By Keegan Hamilton
By Albert Samaha
By Village Voice staff
By Tessa Stuart
By Albert Samaha
By Steve Weinstein
By Devon Maloney
By Tessa Stuart
It is also of course predominantly male. But this, too, must be understood in the context of England, which has produced a rock folkway without exact parallel in the Statesthe boys bands, with their all-boy audiences. "Quo, Sabbaf, and "Eep"a legend you can still see on the backs of jacketswere and are boys bands; so was Mott the Hoople, the group Mick Jones used to follow around. This sort of fandom is clearly much like rooting for a football team, with the ominous difference that rock's sexual contentadmittedly downplayed among the four boys bands I've mentionedmight be more sanely absorbed in a coed environment. Jones was amused that the Clash now seemed to be a boys band, and expressed the hope that the photogenic Simonon would break the pattern via the teenybop magazinesnot so much to up the band's market share as to humanize its audience.
But beyond such camaraderie there is a lot of woman-hating in English punknot as much as is reported, once again, but more, among significant groups, than in America. Lately the Stranglers, who can be passed off as pseudopunks, have given up their Gold Dildo to Eater, who cannot: "Why don't you get raped/Why don't you get raped/Why don't you get raped/Go and get fucked." You can call this underclass scapegoating, you can talk about the virtues of irony, you can talk about the virtues of candor, you can even praise certain artists for exposing misogyny as the anti-sex sociopathy it is. Say anything you likethose lyrics are still hateful.
They're not the whole story, though. On specific songsthe Sex Pistols' "Bodies," for instancethe power of the statement does, I think, justify and perhaps even necessitate the hatefulness. And there's something more important, especially if you believe, as I do, that an aggressive popular art like rock and roll is a better way to fuse righteous anger than acoustic folk songs or documentaries about the siblinghood of humankind. For coexisting with the misogyny is an unprecedented opportunity for women to make rock and roll. Mick Jones voiced the prevailing attitude: "There ought to be as many girls in bands as boys by now. But if I'm gonna like 'em, they gotta be as tough as we are." In addition to the all-female Lous and X-Ray Spex (led by a young woman who braved the onstage pogoing of her admirers long after her male musicians beat their retreat), I ran across a bassist and two keyboard players in three other bands. That's not exactly a population explosion, but it does represent a significant increase over the number of females who played electric instruments at the Palladium in 1977, one, a punk, Patti Smith, because in punk conceptual energy does the work of chops, which means you needn't have decided to be a rock star 10 years ago to become one now. Not that punk women seem any more inclined to be feminists than punk men. They choose names like the Castrators and the Slits. They talk about free sex like acolytes of the Playboy Philosophy. And they believe in looking out for themselves. Says 16-year-old Arri Up of the Slits: "The reason there's hardly any girl rock 'n' roll stars is because most girls are not strong enough in their own minds."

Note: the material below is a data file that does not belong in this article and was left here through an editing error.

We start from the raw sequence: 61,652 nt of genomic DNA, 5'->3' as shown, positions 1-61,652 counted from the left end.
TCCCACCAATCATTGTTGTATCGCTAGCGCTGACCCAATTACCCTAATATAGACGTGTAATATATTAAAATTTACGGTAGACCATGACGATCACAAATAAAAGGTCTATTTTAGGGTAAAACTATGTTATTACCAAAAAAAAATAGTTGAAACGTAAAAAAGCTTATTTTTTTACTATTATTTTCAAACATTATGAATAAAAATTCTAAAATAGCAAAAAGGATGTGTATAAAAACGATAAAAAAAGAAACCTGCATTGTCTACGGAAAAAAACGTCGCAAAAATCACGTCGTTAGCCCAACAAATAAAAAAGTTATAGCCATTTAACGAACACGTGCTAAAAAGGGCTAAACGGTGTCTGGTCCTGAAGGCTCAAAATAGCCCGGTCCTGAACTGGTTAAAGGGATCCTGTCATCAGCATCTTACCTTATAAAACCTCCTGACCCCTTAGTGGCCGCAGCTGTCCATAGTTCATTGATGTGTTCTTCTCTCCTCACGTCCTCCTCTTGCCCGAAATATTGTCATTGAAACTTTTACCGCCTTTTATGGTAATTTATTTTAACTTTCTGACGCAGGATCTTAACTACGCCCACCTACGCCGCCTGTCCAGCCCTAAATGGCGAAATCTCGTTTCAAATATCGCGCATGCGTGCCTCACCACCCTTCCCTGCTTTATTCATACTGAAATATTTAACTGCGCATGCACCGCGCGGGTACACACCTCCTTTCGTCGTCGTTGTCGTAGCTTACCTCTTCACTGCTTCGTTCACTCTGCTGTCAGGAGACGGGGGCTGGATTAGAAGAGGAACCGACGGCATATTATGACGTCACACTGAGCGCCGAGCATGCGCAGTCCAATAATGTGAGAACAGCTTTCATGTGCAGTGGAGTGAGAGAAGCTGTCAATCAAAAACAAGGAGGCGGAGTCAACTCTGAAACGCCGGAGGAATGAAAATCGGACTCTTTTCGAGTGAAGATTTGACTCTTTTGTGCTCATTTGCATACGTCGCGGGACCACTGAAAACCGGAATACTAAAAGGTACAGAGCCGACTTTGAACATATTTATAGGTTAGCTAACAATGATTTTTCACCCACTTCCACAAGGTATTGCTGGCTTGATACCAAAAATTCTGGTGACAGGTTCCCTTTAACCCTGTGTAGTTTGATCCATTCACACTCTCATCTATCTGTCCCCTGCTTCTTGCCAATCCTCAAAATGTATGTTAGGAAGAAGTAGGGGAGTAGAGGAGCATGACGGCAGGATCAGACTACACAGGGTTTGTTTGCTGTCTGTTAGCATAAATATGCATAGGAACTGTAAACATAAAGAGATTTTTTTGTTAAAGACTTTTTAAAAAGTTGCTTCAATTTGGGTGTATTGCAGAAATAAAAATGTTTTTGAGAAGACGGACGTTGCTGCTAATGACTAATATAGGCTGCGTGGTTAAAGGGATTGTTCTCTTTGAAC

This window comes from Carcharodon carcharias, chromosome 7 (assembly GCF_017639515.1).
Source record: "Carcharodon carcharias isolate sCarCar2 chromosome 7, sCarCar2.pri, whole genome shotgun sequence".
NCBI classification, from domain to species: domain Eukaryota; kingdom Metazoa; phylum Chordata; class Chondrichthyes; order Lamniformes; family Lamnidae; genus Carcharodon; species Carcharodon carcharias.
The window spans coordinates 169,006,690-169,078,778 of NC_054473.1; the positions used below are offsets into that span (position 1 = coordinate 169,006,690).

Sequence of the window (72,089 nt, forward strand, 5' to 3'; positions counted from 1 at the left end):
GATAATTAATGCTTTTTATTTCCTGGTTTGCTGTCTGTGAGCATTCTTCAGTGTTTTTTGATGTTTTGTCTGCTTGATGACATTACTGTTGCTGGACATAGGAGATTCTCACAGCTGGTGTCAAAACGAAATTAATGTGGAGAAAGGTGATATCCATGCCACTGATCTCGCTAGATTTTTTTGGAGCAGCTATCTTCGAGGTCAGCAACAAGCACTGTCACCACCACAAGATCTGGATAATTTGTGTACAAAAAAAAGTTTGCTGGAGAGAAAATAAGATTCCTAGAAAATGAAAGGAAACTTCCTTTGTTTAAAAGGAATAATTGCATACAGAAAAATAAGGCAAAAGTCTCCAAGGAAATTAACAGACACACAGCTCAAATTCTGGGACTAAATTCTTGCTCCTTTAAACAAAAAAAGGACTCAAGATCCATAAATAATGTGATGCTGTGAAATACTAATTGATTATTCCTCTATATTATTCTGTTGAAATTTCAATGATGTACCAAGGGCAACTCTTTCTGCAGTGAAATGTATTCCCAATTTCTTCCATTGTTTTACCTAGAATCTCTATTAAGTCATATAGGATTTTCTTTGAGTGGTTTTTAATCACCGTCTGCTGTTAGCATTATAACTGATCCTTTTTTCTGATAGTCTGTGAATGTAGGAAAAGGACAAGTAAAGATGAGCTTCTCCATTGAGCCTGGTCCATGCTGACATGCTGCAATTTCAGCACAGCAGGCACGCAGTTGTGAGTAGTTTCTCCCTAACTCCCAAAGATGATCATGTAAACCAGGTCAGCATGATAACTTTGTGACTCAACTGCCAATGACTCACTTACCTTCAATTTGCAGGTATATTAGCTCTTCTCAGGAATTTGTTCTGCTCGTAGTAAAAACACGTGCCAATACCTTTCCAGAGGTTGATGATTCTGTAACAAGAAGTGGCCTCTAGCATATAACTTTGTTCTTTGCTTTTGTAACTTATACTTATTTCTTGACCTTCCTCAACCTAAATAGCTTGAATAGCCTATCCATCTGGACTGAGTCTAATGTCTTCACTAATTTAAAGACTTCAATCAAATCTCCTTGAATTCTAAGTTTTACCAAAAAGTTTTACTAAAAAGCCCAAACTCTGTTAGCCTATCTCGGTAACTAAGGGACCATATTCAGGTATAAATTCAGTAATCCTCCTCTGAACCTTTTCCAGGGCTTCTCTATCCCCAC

I hope Arri figures out sometime just why girls have this problem, insofar as they do, and insofar as it's a problem. I also hope Joe Strummer and Johnny Rotten change their hearts and minds about love. The fervent alienation that fuels such ideas suggests an egoism and a crippled capacity for outreach that alarm me. The most encouraging note I can add is that egoism and crippled outreach are no less adolescent than idealism and a desire to reach out, and that maturingexotic termis basically a process of becoming aware that other people exist. Hippie romanticized youth's potential for good and continually foundered on its gift for evil. Punk errs in the other direction, but the good is there too, however reluctantly acknowledged, and it may develop more naturally if not too much is expected of it. The thought of punk growing up is not an altogether happy oneits energy is almost as rooted in self-centeredness as its strength is in solidarity. But I hope it does grow up, because it's going to get older regardless.
What Is to Be Done?
The word "punk" can refer to a music and/or a youth movement because the two are inseparable. Not even rockabilly or disco, and certainly not "psychedelic" rock, have enjoyed such a clear, before-and-after, cause-and-effect relationship with a support subculture. In fact, punk rock was conceived by Malcolm McLaren and Bernard Rhodes (out of the intuitions of avant-punks like Iggy and David Johansson) to inspire, or to give shape to, such a subculture. Not that it turned out exactly the way its prophets imaginedthe unpredictability of talent was essential to what they wanted to instigate. Still, their ideas have had appreciable effect.
While in England I looked up pioneer punk propagandist Jonh Ingham. Ingham was a student of mine at the California Institute of the Arts when he decided to change the spelling of his name in 1970. This precocious bit of image-building was typical of both his sharpness and his shallowness, but punk has clearly deepened him. The apolitical acidhead now wears a Marx patch, and the lines around his eves belong to someone who's discovered passion. Not that he's so passionate any more. For Ingham, the turning point came last January, when McLaren, instead of investing the Pistols' settlement from EMI in a punk countereconomy, chose to expand punkor at least his punkson establishment capital. So it was going to limit itself to good groups after all, Ingham said to himself. Within months he was managing Generation X, now signed to Chrysalis.